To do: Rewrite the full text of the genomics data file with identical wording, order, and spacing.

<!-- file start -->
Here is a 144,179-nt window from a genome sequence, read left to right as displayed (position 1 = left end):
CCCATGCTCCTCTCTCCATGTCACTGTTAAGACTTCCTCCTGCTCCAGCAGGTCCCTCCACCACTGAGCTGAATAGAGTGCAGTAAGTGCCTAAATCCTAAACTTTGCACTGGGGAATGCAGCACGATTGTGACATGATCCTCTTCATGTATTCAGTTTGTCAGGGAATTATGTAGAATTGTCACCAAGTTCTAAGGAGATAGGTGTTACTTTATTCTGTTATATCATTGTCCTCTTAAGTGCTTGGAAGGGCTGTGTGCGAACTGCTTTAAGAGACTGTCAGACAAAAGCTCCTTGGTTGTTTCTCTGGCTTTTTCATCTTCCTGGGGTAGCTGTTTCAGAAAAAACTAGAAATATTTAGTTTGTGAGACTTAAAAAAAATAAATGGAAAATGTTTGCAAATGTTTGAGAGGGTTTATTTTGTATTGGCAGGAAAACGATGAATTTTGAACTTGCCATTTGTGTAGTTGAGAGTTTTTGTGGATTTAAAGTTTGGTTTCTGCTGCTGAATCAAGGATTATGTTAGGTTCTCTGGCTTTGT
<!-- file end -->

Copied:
Here is a 144,179-nt window from a genome sequence, read left to right as displayed (position 1 = left end):
CCCATGCTCCTCTCTCCATGTCACTGTTAAGACTTCCTCCTGCTCCAGCAGGTCCCTCCACCACTGAGCTGAATAGAGTGCAGTAAGTGCCTAAATCCTAAACTTTGCACTGGGGAATGCAGCACGATTGTGACATGATCCTCTTCATGTATTCAGTTTGTCAGGGAATTATGTAGAATTGTCACCAAGTTCTAAGGAGATAGGTGTTACTTTATTCTGTTATATCATTGTCCTCTTAAGTGCTTGGAAGGGCTGTGTGCGAACTGCTTTAAGAGACTGTCAGACAAAAGCTCCTTGGTTGTTTCTCTGGCTTTTTCATCTTCCTGGGGTAGCTGTTTCAGAAAAAACTAGAAATATTTAGTTTGTGAGACTTAAAAAAAATAAATGGAAAATGTTTGCAAATGTTTGAGAGGGTTTATTTTGTATTGGCAGGAAAACGATGAATTTTGAACTTGCCATTTGTGTAGTTGAGAGTTTTTGTGGATTTAAAGTTTGGTTTCTGCTGCTGAATCAAGGATTATGTTAGGTTCTCTGGCTTTGT